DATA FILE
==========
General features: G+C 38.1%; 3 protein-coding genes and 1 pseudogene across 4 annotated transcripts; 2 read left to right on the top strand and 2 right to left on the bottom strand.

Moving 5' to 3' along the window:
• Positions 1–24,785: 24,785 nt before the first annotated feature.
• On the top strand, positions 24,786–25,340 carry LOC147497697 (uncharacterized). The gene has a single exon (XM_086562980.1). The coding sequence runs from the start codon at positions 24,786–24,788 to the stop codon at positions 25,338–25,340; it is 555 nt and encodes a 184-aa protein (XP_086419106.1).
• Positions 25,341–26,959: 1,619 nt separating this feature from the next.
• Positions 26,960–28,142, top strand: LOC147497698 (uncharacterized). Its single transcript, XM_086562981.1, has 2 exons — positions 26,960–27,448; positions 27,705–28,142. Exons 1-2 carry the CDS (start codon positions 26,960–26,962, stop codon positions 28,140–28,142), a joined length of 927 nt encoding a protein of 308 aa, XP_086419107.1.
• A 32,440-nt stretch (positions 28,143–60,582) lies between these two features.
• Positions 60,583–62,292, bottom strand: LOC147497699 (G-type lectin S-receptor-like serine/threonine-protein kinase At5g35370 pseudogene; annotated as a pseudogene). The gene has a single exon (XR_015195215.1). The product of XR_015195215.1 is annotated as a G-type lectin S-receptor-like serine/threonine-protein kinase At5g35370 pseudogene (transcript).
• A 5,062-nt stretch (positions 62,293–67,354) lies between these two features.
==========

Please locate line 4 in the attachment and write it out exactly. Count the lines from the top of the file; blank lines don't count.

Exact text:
• On the top strand, positions 24,786–25,340 carry LOC147497697 (uncharacterized). The gene has a single exon (XM_086562980.1). The coding sequence runs from the start codon at positions 24,786–24,788 to the stop codon at positions 25,338–25,340; it is 555 nt and encodes a 184-aa protein (XP_086419106.1).